While hay fever mostly spikes in springtime, the early autumn months in Australia can be equally as unpleasant due to mould spores released from leaves and trees as they fall to the ground and decay. And, as the world is highly tuned in to the spread of coronavirus – which, like seasonal allergies, mainly affects the respiratory system - it’s important to be aware of the key differences between the two conditions.
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“We know this can be a worrying time for everyone and with tree pollen beginning to affect hay fever sufferers, there’s no better time to get clued up on recognising the different symptoms you might have,” pharmacist Marc Donovan told The Sun.
Some patients have also reported aches and pains, nasal congestion, a runny nose, sore throat, stomach upset or loss of taste or smell, although these symptoms are rare and usually mild. Others have developed no symptoms at all, despite receiving a positive diagnosis.
The symptoms of hay fever, on the other hand, are usually much more obvious. According to the Mayo Clinic, these can include:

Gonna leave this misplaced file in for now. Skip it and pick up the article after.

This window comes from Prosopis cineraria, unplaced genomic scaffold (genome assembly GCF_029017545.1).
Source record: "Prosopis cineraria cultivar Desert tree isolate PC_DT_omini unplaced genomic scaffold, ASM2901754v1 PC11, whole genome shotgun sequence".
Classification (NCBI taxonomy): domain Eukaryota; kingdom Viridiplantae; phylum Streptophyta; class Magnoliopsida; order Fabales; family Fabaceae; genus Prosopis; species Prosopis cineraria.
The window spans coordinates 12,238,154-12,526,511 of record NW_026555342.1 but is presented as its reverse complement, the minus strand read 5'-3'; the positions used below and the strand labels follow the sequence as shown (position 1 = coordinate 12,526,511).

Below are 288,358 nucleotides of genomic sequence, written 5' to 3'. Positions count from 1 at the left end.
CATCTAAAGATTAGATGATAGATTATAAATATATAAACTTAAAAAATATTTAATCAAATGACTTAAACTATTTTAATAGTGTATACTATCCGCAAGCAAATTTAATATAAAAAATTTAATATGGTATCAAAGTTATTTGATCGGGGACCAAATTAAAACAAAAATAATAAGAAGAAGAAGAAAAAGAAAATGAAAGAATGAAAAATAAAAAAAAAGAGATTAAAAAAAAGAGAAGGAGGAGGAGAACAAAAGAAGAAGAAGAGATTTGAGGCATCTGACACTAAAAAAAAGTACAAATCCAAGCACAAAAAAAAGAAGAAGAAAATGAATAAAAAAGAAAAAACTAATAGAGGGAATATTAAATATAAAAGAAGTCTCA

Runny nose and nasal congestion
Watery, itchy, red eyes (allergic conjunctivitis)
Itchy nose, roof of mouth or throat
Swollen, blue-coloured skin under the eyes (allergic shiners)
Hay fever may also cause headaches, wheezing and a sore throat, but these are less common.
“If your mucus is clear, thin and watery it is more likely to be hay fever,” allergy expert Max Wiseberg explained. “And although it is called hay fever, a fever is unusual, whereas it is possible with coronavirus.”
“Despite its name, hay fever is not contagious, whereas the coronavirus is - another reason for determining which one you are suffering from.”
“To help prevent the spread of coronavirus, it’s important to avoid touching your eyes, nose and mouth and wash hands regularly with soap and water for at least 20 seconds.”
Lucy BodeLucy is Women Health’s digital editor, social media specialist and the go-to girl for all things holistic wellness. Her background as a journalist and passion for food, fitness and integrative medicine has led her to write for some of Australia’s leading publications over the course of her career.